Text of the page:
Strategic Relationship Management, Part 4

The Ideal Agent

In part 1 of this series, I outlined the concept of Strategic Relationship Management. So far, I have applied these principles to publishers and authors. Today, I want to apply them to agents.

Idealagent

I was a literary agent for six years, so I am speaking here from experience. What would the ideal, high-profit, low-maintenance agent look like from the publisher’s perspective? Here are fifteen characteristics:





















Profile of the Ideal Agent
High ProfitLow Profit
1. Demonstrates a win-win financial paradigm.1. Demonstrates a win-lose financial paradigm.
2. Understands basic publishing economics.2. Doesn’t understand basic publishing economics and doesn’t seem to care.
3. Has clients who generally recoup their advances.3. Has clients who generally don’t recoup their advances.
4. Places more value on long-term relationships than short term transactions.4. Places more value on short-term transactions than long-term relationships.
5. Routinely sends us every new proposal.5. Doesn’t send us every new proposal.
6. Does lots of business with us and the volume is increasing.6. Doesn’t do much business with us.
Low MaintenanceHigh Maintenance
7. Sees the publisher as a partner (i.e., a customer), values his role, and reinforces it with the author.7. Sees the publisher as an adversary (i.e., “the enemy”), regards him as a necessary evil, and is constantly undermining his role with the author.
8. Prepares well thought out proposals and follows our proposal format.8. Sends us weak or incomplete proposals, requiring us to do his or her work before it is presentable.
9. Provides collateral sales material when it is available (e.g., audios, videos, previous books, etc.)9. Does not provide collateral sales material and seems unwilling to get it.
10. Is honest with us—tells us the good, the bad, and the ugly.10. Is not honest with us—only tells us the good and often exaggerates that.
11. Responds promptly to phone calls, e-mails, and other inquiries.11. Doesn’t respond to our phone calls, e-mails, or other inquiries in a timely manner.
12. Quickly passes on our requests to the author.12. Sits on our requests then blames us when the author complains about being rushed.
13. Gives us the benefit of the doubt and encourages his clients to do the same.13. Looks for opportunities to catch us doing something wrong and then points it out to the author.
14. Steps in and helps us when the author is not cooperating.14. Tells us (in so many words), “You’re on your own. Good luck!”
15. Expresses gratitude and encourages his clients to do the same.15. Rarely expresses gratitude and almost never encourages his clients to express gratitude.

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  • http://www.cpmtr.org Paul Watson

    Thank you so much for your blog. It’s nice to be able to learn something new everyday in such a concise format.

    You mentioned that literary agents need to understand ‘basic publishing economics.’ What are some good resources for someone new to the industry to develop this understanding?

    Blessings,
    Paul.

  • http://jwikert.typepad.com/the_average_joe/2007/02/michael_hyatt_o.html Joe Wikert’s Publishing 2020 Blog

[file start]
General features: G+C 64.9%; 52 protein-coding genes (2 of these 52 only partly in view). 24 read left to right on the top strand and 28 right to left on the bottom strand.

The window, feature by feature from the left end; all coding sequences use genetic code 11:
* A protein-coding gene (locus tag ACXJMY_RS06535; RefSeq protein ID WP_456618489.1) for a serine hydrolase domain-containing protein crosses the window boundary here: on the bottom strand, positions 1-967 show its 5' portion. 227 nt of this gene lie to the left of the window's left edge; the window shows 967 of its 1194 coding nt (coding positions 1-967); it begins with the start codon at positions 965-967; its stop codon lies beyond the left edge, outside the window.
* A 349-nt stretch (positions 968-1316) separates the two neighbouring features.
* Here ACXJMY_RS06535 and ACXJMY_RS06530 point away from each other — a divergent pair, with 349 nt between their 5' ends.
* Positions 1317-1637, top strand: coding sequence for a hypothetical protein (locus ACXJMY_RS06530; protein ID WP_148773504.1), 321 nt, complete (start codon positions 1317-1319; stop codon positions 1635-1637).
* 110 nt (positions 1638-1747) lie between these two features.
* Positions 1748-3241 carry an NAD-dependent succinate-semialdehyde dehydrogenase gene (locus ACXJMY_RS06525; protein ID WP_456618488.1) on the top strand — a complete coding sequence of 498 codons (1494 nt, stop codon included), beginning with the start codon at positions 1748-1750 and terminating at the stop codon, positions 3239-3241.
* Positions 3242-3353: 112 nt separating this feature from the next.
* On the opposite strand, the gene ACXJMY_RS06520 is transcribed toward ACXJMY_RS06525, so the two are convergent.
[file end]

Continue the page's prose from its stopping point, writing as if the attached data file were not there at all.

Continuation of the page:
Michael Hyatt on Relationship Management

    Question: How often can you get advice from someone who is a publishing executive but has also been a literary agent and author? Answer: Anytime you read Michael Hyatt’s blog. I wanted to call particular attention to recent series of

  • http://www.michaelhyatt.com Michael Hyatt

    Paul,

    I wish I had a source to give you on publishing economics, but I don’t. Perhaps I will write on this at some point.

    Thanks,

    Mike

  • Scott

    Mike, I run Lemstone. I was hoping that there would be a progression from authors and agents as strategic partners to retailers and specifically, Christian retail. On a related subject, while I understand your move away from Advance, most Christian retailers would be hard pressed to take the time to visit the home offices of all the strategic vendors, should your competitors choose to follow your lead. It feels to me like an approach that will further pressure the industry, rather than help pull it together.

  • http://www.michaelhyatt.com Michael Hyatt

    Scott,

    This is a great idea. I will look for an opportunity to expand this.

    With regard to visiting other vendors, here’s our thinking. We don’t think the channel needs two shows, period. Between rep visits to your store and ICRS, you get to connect with all your vendors any way.

    The truth is that 95% of the vendors won’t do what we are doing. The reason we are willing to paying your expenses is because we don’t want it to be one more event that you have to pay for. (I get that your time is valuable, too.)

    We want to make this an incredible experience that is compelling. But if it’s not, retailers vote with their feet (as they have done with Advance), and we’ll try something else.

    As I said in my Q&A the definition of insanity is continuing to do the same things and expecting different results. We need to try some new things. Not everything we try will work. But the one thing I know for sure: what we have been doing is not working—at least for us.

    Thanks for your feedback,

    Mike

  • Nathaniel Holzmann

    Michael,
    FYI, the picture on this post is missing. You also have a huge amount of whitespace in the article.

    • http://michaelhyatt.com Michael Hyatt

      Ugh. I wrote these back with my previous blog. I guess it is about time I updated these posts. Thanks for the reminder.